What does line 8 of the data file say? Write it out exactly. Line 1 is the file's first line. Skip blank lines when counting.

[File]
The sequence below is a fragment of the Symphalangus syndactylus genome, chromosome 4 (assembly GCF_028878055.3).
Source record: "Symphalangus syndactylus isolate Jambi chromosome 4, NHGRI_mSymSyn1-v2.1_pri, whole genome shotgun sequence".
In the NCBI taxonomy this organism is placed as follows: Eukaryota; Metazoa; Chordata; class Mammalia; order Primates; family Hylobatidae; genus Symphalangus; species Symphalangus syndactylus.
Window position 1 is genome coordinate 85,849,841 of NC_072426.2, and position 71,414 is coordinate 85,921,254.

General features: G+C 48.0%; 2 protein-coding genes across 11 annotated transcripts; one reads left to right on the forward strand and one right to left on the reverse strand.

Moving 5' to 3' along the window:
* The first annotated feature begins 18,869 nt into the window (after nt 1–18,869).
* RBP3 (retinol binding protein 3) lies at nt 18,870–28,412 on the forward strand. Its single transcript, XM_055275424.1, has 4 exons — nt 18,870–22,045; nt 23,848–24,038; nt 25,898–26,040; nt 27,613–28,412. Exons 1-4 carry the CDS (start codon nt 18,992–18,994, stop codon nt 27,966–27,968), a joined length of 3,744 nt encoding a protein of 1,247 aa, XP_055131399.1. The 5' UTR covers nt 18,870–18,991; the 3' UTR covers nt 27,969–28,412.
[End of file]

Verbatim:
* RBP3 (retinol binding protein 3) lies at nt 18,870–28,412 on the forward strand. Its single transcript, XM_055275424.1, has 4 exons — nt 18,870–22,045; nt 23,848–24,038; nt 25,898–26,040; nt 27,613–28,412. Exons 1-4 carry the CDS (start codon nt 18,992–18,994, stop codon nt 27,966–27,968), a joined length of 3,744 nt encoding a protein of 1,247 aa, XP_055131399.1. The 5' UTR covers nt 18,870–18,991; the 3' UTR covers nt 27,969–28,412.